Уроки


Урок V – Глаголы: будущее время

Будущее время образуется добавлением суффикса “ub” к корню глагола. В третьем лице после “ub” добавляется соответствующее окончание. Например:

gimbub я найду gimbub мы найдём
gimbub ты найдёшь gimbub вы найдёте
gimbubat он/она/оно найдёт gimbubut они найдут

Словарь

dulgat     указывать
fulgat обитать, жить
gashnat говорить, командовать
globat обманывать
gundat стоять

Упражнение по переводу

Переведите следующие предложения в Чёрную Речь:

Мужчины соберут Звери найдут Тролль будет править
Войны выстоят Народ орков заманит Назгул принесёт
Я позову Ты свяжешь Эльфы будут править
Ты сожрёшь Они будут стоять Я буду обитать
Вы поговорите Они обманут Она укажет
Тролли будут говорить Эльфы убьют Назгулы укажут
Я буду говорить Эльф будет стоять Звери будут обитать
Саруман принесёт Тролли найдут Орки сожрут

 Добавил Un4givenOrc для русских пользователей:

Маленькая хитрость

Особенность русского словообразования будущего времени несовершённого вида (напр. “буду делать”) можно использовать для перевода английского Future Continuous/Future Perfect Continuous. Глаголы совершённого вида (или Future Perfect в английском), а также английское Future Indefinite переводится с помощью суффикса -ub. Приведу примеры:

English Русский Чёрная Речь
Orcs will kill Орки будут убивать/убьют Uruk azubut
Orcs will be killing Орки будут убивать Uruk kulubut azat
Orcs will have killed Орки убьют Uruk azubut


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Комментарии

Scatha  2014-09-24, 04:01:03

Has anyone here ever tried the lessons? I think some of them may need some corrections and updates.  Let me know your thoughts.


bjornaxen  2016-06-08, 09:43:39

The Swedish LARP-orcish Svartiska was not really created by a single LARP-group but by the community of orc-larpers where different groups created different dialects.


bjornaxen  2017-12-15, 00:47:08

On pronunciation

There is an orc name that begins with y - Yagul - in The War of the Ring (The History of Middle Earth, vol. 8 )

I think Tolkien pronounce Mordor in Elvish, it is after all an Elvish name meaning Black land in Sindarin (or "shadows" in Quenya). It has nothing to do with pronunciation of the Black Speech.

And what about the sounds in the excercise: -qu- in "throqu-" and sr- in "srinkh-"? Especially -qu- seems out of place. Why not spell it kv or kw?


Un4givenOrc  2017-12-16, 10:01:39
bjornaxen wrote:

And what about the sounds in the excercise: -qu- in "throqu-" and sr- in "srinkh-"?

Yes, there as some issues with qu, specially when next letter is also u. Could be also spelled like Q. It appears only in words borrowed from elvish languages. I will replace it with something else if I would create new dialect.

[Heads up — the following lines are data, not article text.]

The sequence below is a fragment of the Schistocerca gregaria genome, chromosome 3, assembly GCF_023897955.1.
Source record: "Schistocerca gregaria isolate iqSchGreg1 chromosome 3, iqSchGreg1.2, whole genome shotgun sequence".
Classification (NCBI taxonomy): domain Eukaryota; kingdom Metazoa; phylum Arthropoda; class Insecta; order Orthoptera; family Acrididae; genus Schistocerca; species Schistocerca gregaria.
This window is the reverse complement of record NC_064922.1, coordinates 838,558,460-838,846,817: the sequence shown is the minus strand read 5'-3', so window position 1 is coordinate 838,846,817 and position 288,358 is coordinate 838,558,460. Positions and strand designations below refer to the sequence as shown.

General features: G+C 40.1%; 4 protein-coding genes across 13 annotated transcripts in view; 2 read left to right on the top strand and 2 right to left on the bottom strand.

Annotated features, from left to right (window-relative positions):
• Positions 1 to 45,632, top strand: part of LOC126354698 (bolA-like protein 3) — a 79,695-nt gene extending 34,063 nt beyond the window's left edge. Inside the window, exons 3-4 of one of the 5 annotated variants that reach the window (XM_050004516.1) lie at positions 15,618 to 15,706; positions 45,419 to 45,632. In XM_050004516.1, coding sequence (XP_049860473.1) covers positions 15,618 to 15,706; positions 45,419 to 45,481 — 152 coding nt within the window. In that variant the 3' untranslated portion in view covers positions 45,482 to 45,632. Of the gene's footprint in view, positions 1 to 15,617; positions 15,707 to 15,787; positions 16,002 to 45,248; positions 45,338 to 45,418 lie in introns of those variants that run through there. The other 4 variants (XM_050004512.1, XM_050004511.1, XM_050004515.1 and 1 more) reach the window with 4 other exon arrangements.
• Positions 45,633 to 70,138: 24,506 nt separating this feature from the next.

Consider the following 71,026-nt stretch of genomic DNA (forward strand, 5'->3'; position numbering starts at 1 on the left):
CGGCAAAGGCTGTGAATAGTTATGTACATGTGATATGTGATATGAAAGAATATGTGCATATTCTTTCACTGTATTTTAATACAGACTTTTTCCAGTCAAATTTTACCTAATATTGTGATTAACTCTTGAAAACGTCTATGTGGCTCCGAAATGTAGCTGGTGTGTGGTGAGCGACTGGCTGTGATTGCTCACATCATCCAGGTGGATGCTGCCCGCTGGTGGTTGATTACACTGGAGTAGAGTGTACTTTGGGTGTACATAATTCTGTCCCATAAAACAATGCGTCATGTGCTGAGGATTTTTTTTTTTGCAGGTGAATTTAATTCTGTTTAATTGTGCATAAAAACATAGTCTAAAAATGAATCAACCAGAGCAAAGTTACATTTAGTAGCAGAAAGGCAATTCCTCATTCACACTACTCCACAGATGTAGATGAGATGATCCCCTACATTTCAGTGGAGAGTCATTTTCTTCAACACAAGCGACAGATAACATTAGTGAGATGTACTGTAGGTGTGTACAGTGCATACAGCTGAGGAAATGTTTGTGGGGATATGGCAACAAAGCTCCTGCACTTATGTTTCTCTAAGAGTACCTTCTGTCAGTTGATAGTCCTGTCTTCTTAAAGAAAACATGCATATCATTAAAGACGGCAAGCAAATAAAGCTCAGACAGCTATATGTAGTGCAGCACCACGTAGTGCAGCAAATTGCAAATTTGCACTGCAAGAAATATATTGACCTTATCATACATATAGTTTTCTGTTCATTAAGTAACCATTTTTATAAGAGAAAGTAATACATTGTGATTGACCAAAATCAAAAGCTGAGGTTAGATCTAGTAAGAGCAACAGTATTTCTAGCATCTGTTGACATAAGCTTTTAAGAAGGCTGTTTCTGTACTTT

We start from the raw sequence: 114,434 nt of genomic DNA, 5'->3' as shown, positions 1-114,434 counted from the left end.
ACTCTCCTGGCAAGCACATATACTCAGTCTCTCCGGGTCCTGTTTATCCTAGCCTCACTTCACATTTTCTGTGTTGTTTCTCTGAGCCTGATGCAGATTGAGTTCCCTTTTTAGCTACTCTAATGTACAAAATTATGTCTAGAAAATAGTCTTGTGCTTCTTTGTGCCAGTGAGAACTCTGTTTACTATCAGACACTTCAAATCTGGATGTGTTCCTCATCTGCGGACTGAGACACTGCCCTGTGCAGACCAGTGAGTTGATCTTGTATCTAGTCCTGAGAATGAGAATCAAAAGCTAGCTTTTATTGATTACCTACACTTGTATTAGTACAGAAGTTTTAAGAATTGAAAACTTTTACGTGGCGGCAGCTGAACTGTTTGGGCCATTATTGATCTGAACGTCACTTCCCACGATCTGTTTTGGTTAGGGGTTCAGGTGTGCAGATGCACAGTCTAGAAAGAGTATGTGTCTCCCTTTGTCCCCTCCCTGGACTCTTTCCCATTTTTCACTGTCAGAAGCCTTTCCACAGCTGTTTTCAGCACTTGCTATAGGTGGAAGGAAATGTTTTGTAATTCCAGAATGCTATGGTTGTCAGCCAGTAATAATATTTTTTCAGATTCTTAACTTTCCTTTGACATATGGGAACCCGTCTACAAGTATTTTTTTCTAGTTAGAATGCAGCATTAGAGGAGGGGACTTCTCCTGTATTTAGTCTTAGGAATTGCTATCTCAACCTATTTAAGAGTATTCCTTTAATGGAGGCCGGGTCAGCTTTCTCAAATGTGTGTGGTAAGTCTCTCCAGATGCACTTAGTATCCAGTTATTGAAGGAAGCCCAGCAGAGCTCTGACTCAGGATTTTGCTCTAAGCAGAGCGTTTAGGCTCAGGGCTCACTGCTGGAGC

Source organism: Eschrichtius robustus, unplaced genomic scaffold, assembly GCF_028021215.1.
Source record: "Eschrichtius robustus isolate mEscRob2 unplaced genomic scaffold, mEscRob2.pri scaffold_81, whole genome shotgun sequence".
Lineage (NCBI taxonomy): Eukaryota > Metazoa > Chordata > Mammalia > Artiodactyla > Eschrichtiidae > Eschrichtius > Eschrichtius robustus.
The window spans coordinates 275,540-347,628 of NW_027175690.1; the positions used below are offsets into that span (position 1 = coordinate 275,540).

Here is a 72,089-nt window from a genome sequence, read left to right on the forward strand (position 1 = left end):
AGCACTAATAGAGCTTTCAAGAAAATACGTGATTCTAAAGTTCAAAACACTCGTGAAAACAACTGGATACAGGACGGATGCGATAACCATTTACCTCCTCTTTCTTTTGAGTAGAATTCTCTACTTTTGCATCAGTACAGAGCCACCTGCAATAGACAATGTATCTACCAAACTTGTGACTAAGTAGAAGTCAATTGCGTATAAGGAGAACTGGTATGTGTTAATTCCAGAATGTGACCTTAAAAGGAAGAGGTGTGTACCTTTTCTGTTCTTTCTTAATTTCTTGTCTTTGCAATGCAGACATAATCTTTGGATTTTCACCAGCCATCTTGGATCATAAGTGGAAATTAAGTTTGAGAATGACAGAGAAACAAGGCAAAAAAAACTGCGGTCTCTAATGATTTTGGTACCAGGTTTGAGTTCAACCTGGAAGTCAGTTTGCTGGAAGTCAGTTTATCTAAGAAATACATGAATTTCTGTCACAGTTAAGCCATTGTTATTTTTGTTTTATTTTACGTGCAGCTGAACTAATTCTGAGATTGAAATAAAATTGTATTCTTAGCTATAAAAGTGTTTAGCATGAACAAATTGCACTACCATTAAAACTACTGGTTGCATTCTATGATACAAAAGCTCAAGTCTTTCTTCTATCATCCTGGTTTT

I think there is nothing special with sr, for me it's easier to say than thr (thrakatulat).


bjornaxen  2017-12-23, 02:02:28

Does comparative and superlative adjectives, and adverbs mark plural?

The dark tower - lugbûrz; the darkest tower - lugbûrzaz; the darkest towers - lugbûrzazu

urukû ghâshuzat hîzarz lug "the old orc quickly burned the tower"; urukûz ghâshuzut hîzarzu lug "the old orcs quickly burned the tower"
---
edit 1. I saw that the adverb is not agreeing in number so: urukfuz ghâshuzut hîzarz lug
---
edit 2. I saw that I somehow confused the adjectives - this i now corrected.


Un4givenOrc  2017-12-23, 15:41:51

I think adverbs do not have plural form. Adjectives do in any form


bjornaxen  2017-12-25, 21:08:42

There are two collective plural, -hai and -ûk. In contrast to the ordinary plural these can be used with people and races. So we have uruk-hai (the orc people) as the most famous example. And then in the lessons (IV) there is an example of the -ûk ending used with  sharkû (old man) > sharkûk "all old men". So both the collective plurals can be used with people and races but what is the difference between them. What does sharkû-hai mean "all the old people" or maybe "the society of old men" or is it equivalent to sharkûk? Or is it just gibberish.


bjornaxen  2018-01-01, 16:47:30

In lesson XIII on suffix order, verbs collective #6 two endings are given, -ûk and -âzh. The -âzh ending is used with a verb 'ufubulâzh' (will frighten them slightly). I cannot find this -âzh in the lessons or in the wordlists (there is "azh (conj, HORN) "also").

It seems to mean "slightly" but then it is not a collective. Confusing


Un4givenOrc  2018-01-09, 13:27:04
bjornaxen wrote:

n the lessons (IV) there is an example of the -ûk ending used with  sharkû (old man) > sharkûk "all old men". So both the collective plurals can be used with people and races but what is the difference between them. What does sharkû-hai mean "all the old people" or maybe "the society of old men" or is it equivalent to sharkûk? Or is it just gibberish.

I think it's Scatha's mistake.
I don't like interpretation of -hai as collective plural suffix nor simply as "folk", "people of" etc. However I can't offer better one.

bjornaxen wrote:

n lesson XIII on suffix order, verbs collective #6 two endings are given, -ûk and -âzh. The -âzh ending is used with a verb 'ufubulâzh' (will frighten them slightly). I cannot find this -âzh in the lessons or in the wordlists (there is "azh (conj, HORN) "also").

I've added this shortly before my HDD crashed. Online version of dictionary is not updated still.
Here -uuk and -aazh are something like verb's aspect (perfect and "partial" respectively). Interpretation of "-uuk" as "completely", "fully" is taken from A. Nemirovsky's analysis



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